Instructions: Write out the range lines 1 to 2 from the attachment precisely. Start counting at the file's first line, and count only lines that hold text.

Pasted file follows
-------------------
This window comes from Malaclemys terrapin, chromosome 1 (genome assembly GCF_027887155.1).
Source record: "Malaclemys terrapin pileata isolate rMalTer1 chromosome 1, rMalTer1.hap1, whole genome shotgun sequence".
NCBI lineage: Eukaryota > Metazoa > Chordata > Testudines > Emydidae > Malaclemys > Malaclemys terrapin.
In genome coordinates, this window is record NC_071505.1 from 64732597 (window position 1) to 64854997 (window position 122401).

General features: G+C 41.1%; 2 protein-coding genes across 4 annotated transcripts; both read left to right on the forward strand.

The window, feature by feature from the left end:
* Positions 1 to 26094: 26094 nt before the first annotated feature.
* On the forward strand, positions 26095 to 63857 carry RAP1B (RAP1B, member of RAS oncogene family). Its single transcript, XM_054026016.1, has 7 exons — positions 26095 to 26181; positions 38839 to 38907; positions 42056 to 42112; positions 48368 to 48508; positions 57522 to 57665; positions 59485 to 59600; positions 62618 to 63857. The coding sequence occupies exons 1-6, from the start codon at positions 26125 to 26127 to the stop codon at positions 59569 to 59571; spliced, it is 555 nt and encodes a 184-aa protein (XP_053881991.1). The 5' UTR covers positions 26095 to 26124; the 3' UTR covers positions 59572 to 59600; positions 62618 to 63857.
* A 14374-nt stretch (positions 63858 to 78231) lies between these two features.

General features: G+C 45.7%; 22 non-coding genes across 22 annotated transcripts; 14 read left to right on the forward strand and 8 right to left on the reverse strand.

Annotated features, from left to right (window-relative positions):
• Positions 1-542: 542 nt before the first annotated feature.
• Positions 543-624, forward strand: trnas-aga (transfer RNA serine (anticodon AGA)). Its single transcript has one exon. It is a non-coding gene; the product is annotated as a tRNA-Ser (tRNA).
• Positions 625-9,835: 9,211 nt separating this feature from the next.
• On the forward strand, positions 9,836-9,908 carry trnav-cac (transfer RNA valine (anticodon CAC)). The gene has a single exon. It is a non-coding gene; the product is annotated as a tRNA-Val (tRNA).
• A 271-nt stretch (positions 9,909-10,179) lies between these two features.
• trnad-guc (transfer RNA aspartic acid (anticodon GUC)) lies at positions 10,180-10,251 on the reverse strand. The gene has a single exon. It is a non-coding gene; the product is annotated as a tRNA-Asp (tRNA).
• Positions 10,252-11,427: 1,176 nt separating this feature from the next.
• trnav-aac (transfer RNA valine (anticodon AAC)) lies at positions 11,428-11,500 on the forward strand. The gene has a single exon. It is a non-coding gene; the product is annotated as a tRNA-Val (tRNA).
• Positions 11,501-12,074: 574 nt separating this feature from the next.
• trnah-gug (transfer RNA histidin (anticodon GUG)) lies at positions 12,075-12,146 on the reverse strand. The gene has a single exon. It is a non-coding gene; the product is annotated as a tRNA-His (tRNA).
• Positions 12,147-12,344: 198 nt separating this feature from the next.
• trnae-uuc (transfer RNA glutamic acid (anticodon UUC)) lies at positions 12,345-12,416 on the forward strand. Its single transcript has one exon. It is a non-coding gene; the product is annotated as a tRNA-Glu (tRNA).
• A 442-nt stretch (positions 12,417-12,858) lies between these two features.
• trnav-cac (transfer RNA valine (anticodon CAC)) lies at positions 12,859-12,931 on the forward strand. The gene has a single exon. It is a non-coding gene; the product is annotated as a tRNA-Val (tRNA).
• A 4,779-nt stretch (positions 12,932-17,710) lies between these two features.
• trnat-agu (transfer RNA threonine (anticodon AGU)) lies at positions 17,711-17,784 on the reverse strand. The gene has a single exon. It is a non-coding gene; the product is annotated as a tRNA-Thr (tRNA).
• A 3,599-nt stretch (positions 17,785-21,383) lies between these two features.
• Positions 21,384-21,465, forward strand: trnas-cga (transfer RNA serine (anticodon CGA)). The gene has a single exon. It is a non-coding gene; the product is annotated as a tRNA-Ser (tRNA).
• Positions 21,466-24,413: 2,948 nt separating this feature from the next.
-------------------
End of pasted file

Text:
This window comes from Malaclemys terrapin, chromosome 1 (genome assembly GCF_027887155.1).
Source record: "Malaclemys terrapin pileata isolate rMalTer1 chromosome 1, rMalTer1.hap1, whole genome shotgun sequence".